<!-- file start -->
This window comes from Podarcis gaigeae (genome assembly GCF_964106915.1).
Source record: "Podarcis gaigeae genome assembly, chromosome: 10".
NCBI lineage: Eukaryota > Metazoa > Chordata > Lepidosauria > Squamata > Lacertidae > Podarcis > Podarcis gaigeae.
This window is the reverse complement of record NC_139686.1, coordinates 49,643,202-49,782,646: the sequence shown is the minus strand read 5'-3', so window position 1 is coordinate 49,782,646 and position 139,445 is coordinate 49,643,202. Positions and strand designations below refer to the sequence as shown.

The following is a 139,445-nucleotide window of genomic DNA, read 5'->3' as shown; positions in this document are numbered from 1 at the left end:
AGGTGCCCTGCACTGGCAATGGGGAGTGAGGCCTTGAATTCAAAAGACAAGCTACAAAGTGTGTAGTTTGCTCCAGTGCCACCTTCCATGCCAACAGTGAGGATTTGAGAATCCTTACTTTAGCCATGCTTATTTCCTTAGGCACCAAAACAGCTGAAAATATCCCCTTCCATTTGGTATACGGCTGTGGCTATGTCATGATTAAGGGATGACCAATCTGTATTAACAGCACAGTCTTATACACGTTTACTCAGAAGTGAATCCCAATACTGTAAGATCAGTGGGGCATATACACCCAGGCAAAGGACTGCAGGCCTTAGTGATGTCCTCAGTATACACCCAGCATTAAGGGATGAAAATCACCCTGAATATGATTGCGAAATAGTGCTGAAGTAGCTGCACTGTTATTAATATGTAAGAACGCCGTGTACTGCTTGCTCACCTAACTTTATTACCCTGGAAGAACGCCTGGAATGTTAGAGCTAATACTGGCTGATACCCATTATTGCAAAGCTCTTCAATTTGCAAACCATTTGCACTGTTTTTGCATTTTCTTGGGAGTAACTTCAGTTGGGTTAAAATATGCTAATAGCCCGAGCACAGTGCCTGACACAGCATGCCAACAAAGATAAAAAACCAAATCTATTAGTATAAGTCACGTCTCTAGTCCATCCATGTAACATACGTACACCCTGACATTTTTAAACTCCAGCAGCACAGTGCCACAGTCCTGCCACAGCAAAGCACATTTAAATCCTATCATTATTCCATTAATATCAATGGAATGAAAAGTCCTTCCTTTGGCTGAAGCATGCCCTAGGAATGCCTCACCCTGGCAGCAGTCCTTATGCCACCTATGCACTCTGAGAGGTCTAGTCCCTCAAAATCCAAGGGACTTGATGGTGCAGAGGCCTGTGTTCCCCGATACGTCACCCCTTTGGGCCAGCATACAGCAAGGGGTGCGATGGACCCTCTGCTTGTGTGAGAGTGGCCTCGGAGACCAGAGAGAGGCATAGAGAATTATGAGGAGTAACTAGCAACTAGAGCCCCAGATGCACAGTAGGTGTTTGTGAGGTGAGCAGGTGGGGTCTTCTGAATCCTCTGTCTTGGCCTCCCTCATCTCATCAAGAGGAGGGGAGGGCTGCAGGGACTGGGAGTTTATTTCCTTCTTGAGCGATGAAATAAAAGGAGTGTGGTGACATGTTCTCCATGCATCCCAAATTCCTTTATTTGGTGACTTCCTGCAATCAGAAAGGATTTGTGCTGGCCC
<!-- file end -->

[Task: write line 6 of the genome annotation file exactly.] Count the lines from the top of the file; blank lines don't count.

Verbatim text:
AGGTGCCCTGCACTGGCAATGGGGAGTGAGGCCTTGAATTCAAAAGACAAGCTACAAAGTGTGTAGTTTGCTCCAGTGCCACCTTCCATGCCAACAGTGAGGATTTGAGAATCCTTACTTTAGCCATGCTTATTTCCTTAGGCACCAAAACAGCTGAAAATATCCCCTTCCATTTGGTATACGGCTGTGGCTATGTCATGATTAAGGGATGACCAATCTGTATTAACAGCACAGTCTTATACACGTTTACTCAGAAGTGAATCCCAATACTGTAAGATCAGTGGGGCATATACACCCAGGCAAAGGACTGCAGGCCTTAGTGATGTCCTCAGTATACACCCAGCATTAAGGGATGAAAATCACCCTGAATATGATTGCGAAATAGTGCTGAAGTAGCTGCACTGTTATTAATATGTAAGAACGCCGTGTACTGCTTGCTCACCTAACTTTATTACCCTGGAAGAACGCCTGGAATGTTAGAGCTAATACTGGCTGATACCCATTATTGCAAAGCTCTTCAATTTGCAAACCATTTGCACTGTTTTTGCATTTTCTTGGGAGTAACTTCAGTTGGGTTAAAATATGCTAATAGCCCGAGCACAGTGCCTGACACAGCATGCCAACAAAGATAAAAAACCAAATCTATTAGTATAAGTCACGTCTCTAGTCCATCCATGTAACATACGTACACCCTGACATTTTTAAACTCCAGCAGCACAGTGCCACAGTCCTGCCACAGCAAAGCACATTTAAATCCTATCATTATTCCATTAATATCAATGGAATGAAAAGTCCTTCCTTTGGCTGAAGCATGCCCTAGGAATGCCTCACCCTGGCAGCAGTCCTTATGCCACCTATGCACTCTGAGAGGTCTAGTCCCTCAAAATCCAAGGGACTTGATGGTGCAGAGGCCTGTGTTCCCCGATACGTCACCCCTTTGGGCCAGCATACAGCAAGGGGTGCGATGGACCCTCTGCTTGTGTGAGAGTGGCCTCGGAGACCAGAGAGAGGCATAGAGAATTATGAGGAGTAACTAGCAACTAGAGCCCCAGATGCACAGTAGGTGTTTGTGAGGTGAGCAGGTGGGGTCTTCTGAATCCTCTGTCTTGGCCTCCCTCATCTCATCAAGAGGAGGGGAGGGCTGCAGGGACTGGGAGTTTATTTCCTTCTTGAGCGATGAAATAAAAGGAGTGTGGTGACATGTTCTCCATGCATCCCAAATTCCTTTATTTGGTGACTTCCTGCAATCAGAAAGGATTTGTGCTGGCCC